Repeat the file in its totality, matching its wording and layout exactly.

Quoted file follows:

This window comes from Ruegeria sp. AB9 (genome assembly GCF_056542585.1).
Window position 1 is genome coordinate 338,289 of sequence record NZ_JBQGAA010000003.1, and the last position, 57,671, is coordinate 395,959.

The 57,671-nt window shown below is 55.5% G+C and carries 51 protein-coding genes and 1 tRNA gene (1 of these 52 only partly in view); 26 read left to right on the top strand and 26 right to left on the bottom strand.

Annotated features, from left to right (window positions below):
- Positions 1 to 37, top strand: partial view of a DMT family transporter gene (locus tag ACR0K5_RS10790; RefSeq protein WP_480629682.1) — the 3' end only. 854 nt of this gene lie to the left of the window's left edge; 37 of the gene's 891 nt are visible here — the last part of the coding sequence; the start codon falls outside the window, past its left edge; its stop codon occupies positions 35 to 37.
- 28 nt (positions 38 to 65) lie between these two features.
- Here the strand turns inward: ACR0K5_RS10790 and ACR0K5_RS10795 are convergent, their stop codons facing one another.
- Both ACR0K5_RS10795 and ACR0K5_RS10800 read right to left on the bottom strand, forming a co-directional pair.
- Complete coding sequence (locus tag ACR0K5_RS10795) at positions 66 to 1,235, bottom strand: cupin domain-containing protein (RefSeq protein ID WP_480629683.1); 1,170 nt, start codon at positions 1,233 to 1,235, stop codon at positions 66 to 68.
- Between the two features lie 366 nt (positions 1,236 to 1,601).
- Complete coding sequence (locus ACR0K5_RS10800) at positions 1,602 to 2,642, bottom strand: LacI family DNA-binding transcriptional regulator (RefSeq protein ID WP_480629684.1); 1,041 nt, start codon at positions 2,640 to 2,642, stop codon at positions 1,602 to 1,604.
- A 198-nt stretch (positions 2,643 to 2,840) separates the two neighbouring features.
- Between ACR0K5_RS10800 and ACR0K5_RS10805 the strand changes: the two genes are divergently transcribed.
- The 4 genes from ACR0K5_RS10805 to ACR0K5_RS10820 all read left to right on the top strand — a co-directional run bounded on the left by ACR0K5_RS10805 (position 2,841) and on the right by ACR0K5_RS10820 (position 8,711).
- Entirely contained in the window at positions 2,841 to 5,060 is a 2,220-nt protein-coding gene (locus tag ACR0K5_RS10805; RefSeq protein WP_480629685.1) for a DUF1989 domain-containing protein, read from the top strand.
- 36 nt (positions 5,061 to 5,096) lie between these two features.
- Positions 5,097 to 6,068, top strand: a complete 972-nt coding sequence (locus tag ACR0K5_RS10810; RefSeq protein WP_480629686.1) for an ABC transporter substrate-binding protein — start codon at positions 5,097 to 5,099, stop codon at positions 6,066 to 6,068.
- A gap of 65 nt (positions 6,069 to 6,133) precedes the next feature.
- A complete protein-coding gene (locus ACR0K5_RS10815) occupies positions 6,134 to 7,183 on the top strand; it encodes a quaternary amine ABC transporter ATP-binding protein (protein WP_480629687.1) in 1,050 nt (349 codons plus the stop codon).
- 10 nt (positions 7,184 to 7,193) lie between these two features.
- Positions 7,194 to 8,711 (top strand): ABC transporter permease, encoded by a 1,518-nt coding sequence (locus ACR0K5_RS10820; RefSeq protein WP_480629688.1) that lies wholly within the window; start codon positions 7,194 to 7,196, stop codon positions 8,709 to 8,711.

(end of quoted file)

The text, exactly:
This window comes from Ruegeria sp. AB9 (genome assembly GCF_056542585.1).
Window position 1 is genome coordinate 338,289 of sequence record NZ_JBQGAA010000003.1, and the last position, 57,671, is coordinate 395,959.

The 57,671-nt window shown below is 55.5% G+C and carries 51 protein-coding genes and 1 tRNA gene (1 of these 52 only partly in view); 26 read left to right on the top strand and 26 right to left on the bottom strand.

Annotated features, from left to right (window positions below):
- Positions 1 to 37, top strand: partial view of a DMT family transporter gene (locus tag ACR0K5_RS10790; RefSeq protein WP_480629682.1) — the 3' end only. 854 nt of this gene lie to the left of the window's left edge; 37 of the gene's 891 nt are visible here — the last part of the coding sequence; the start codon falls outside the window, past its left edge; its stop codon occupies positions 35 to 37.
- 28 nt (positions 38 to 65) lie between these two features.
- Here the strand turns inward: ACR0K5_RS10790 and ACR0K5_RS10795 are convergent, their stop codons facing one another.
- Both ACR0K5_RS10795 and ACR0K5_RS10800 read right to left on the bottom strand, forming a co-directional pair.
- Complete coding sequence (locus tag ACR0K5_RS10795) at positions 66 to 1,235, bottom strand: cupin domain-containing protein (RefSeq protein ID WP_480629683.1); 1,170 nt, start codon at positions 1,233 to 1,235, stop codon at positions 66 to 68.
- Between the two features lie 366 nt (positions 1,236 to 1,601).
- Complete coding sequence (locus ACR0K5_RS10800) at positions 1,602 to 2,642, bottom strand: LacI family DNA-binding transcriptional regulator (RefSeq protein ID WP_480629684.1); 1,041 nt, start codon at positions 2,640 to 2,642, stop codon at positions 1,602 to 1,604.
- A 198-nt stretch (positions 2,643 to 2,840) separates the two neighbouring features.
- Between ACR0K5_RS10800 and ACR0K5_RS10805 the strand changes: the two genes are divergently transcribed.
- The 4 genes from ACR0K5_RS10805 to ACR0K5_RS10820 all read left to right on the top strand — a co-directional run bounded on the left by ACR0K5_RS10805 (position 2,841) and on the right by ACR0K5_RS10820 (position 8,711).
- Entirely contained in the window at positions 2,841 to 5,060 is a 2,220-nt protein-coding gene (locus tag ACR0K5_RS10805; RefSeq protein WP_480629685.1) for a DUF1989 domain-containing protein, read from the top strand.
- 36 nt (positions 5,061 to 5,096) lie between these two features.
- Positions 5,097 to 6,068, top strand: a complete 972-nt coding sequence (locus tag ACR0K5_RS10810; RefSeq protein WP_480629686.1) for an ABC transporter substrate-binding protein — start codon at positions 5,097 to 5,099, stop codon at positions 6,066 to 6,068.
- A gap of 65 nt (positions 6,069 to 6,133) precedes the next feature.
- A complete protein-coding gene (locus ACR0K5_RS10815) occupies positions 6,134 to 7,183 on the top strand; it encodes a quaternary amine ABC transporter ATP-binding protein (protein WP_480629687.1) in 1,050 nt (349 codons plus the stop codon).
- 10 nt (positions 7,184 to 7,193) lie between these two features.
- Positions 7,194 to 8,711 (top strand): ABC transporter permease, encoded by a 1,518-nt coding sequence (locus ACR0K5_RS10820; RefSeq protein WP_480629688.1) that lies wholly within the window; start codon positions 7,194 to 7,196, stop codon positions 8,709 to 8,711.